‘And what’s this nonsense about Hamlet?’

‘What nonsense?’

‘Lena thinks you’re going to bring him with you.’


‘You shouldn’t tell her things like that. She and I have already discussed it. Don’t you see how disappointed she’ll be?’


‘When you show up without him!’

‘Calm down. I’ll bring him.’

She paused, and then said something incomprehensible in French; I heard André’s voice in the background.

‘How the hell are you going to do that?’

‘I’ll manage.’

‘Listen,’ she said, sounding a bit tired, ‘you know you just can’t behave like this.’

‘Like what?’

‘I have nothing against your coming to see Lena. But I want us to plan it together. You and I.’

‘Isn’t that what we’re doing?’

She sighed.

‘And this business with Hamlet. It’s sheer blackmail. By the way, she doesn’t need him anymore. She forgot him a long time ago.’

‘It didn’t sound that way to me.’

Again she sighed and fell silent. There was just a faint breath of wind in the receiver, and far away someone was shouting in English: ‘Canberra, do you hear me? Canberra, do you hear me? Do you hear me?’

Then she said: ‘So when are you coming? And where are you planning to stay?’

The lady in the travel bureau where I got my ticket asked me the same question – as if it were any of her business; but I was pissed off at myself when I realized that I hadn’t given it a thought, I’d simply assumed that I’d stay with Susann and André, something which I actually had no desire to do. It turned out that in the center of Paris there was a cheap Hotel de Finlande.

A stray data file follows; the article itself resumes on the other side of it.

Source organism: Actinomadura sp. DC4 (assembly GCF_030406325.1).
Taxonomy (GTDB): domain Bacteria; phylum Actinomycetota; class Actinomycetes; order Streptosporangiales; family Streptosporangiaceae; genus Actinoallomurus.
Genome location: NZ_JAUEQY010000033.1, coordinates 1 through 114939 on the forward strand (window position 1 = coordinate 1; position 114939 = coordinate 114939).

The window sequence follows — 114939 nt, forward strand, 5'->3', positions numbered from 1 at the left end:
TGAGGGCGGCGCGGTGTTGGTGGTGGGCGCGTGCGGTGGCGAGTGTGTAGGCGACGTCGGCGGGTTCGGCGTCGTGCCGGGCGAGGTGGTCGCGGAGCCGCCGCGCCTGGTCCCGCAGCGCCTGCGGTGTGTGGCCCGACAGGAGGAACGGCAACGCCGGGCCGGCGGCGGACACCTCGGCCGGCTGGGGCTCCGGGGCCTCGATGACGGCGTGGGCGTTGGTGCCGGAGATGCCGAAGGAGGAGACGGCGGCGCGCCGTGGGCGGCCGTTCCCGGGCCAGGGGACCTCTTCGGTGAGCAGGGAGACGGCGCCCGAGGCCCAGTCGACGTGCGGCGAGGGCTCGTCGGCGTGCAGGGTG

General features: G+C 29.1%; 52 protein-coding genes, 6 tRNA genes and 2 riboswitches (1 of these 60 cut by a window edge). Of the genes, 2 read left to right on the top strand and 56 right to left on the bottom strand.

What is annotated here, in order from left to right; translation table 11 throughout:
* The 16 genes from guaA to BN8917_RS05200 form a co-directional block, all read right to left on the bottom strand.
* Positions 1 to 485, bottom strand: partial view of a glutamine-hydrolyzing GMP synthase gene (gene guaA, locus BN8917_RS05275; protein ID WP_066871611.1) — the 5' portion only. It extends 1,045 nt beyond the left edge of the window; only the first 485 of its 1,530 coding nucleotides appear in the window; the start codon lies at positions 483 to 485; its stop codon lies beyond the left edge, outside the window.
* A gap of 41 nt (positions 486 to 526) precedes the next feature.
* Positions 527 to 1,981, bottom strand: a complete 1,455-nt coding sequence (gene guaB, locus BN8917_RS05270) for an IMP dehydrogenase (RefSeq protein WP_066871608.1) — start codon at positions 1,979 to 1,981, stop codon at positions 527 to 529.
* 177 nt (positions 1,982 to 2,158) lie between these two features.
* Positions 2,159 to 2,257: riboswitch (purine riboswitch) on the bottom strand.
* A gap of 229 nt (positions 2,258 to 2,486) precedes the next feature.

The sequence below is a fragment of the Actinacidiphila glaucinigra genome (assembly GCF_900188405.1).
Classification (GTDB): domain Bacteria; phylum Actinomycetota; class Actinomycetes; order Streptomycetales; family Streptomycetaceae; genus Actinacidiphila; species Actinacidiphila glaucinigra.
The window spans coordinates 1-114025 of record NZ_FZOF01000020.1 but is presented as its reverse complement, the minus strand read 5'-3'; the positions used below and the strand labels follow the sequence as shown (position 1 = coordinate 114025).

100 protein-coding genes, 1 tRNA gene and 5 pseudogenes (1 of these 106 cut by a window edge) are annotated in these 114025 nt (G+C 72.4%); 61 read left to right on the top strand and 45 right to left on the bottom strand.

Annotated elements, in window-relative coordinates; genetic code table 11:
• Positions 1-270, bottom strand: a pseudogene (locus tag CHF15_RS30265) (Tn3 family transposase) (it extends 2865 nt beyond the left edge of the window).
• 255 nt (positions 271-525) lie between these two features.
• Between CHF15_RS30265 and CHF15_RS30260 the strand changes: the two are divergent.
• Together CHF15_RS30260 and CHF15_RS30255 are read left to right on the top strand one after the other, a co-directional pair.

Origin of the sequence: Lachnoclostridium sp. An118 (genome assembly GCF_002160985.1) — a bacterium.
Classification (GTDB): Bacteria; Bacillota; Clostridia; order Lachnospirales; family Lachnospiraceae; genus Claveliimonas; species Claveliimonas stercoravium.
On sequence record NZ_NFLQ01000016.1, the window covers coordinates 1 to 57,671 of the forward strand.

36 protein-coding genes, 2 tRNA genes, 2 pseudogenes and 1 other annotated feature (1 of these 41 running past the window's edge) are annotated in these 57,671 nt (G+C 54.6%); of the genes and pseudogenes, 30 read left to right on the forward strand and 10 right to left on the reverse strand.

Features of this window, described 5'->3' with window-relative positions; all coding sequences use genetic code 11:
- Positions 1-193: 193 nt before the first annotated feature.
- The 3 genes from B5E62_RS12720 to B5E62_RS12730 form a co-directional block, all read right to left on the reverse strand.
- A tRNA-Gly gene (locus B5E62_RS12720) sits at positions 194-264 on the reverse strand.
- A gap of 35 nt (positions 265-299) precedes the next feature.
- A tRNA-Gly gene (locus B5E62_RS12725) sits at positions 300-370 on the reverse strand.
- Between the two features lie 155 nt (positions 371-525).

At the SPCA they referred me to the veterinary division of the Ministry of Agriculture and Forestry, which in turn referred me to the French Embassy, where an official started speaking in broken English about forms and proof of profession (Hamlet’s?); in other words, it was just the way I’d expected it to be.

There was only one chance.

At the bottom of Susann’s closet – which was still an incredible tangle of everything imaginable – I found a piece of sturdy canvas that I sewed into a small pouch. Onto the upper corners I fastened a pair of shoelaces. Then I stuffed Hamlet into the pouch and closed it at the top with a couple of safety pins. I tied the shoelaces around my neck, put on an undershirt that held the pouch close against my body, and over that a shirt and a big, baggy sweater. It was perfect: Hamlet lay quietly in his pouch, but even if he moved around a little, it wouldn’t show under the sweater.

It seemed so simple. Just a few hours on a plane with the hamster on my stomach. What could possibly go wrong?

Just to be absolutely sure, I sat in the aisle seat with a newspaper in my lap. The seat next to me was empty. By the window a lady was sitting bolt upright, her body as rigid as if someone were holding a gun on her. Hamlet was peaceful; I’d gotten through the security check without any problems, done my dutyfree shopping, had a beer and flirted a bit with a ground hostess who insisted that we knew each other, and all the while Hamlet had been so quiet that I’d almost forgotten about him.

The lady in the window seat leaned forward, holding her nose.

‘Forgive me,’ she said. ‘It’s my ears…’

Endless streams of French gibberish poured out of the loudspeakers, as well as something garbled that was supposed to be English. The engines roared, the plane lurched forward heavily, almost reluctantly – and Hamlet launched his first attack.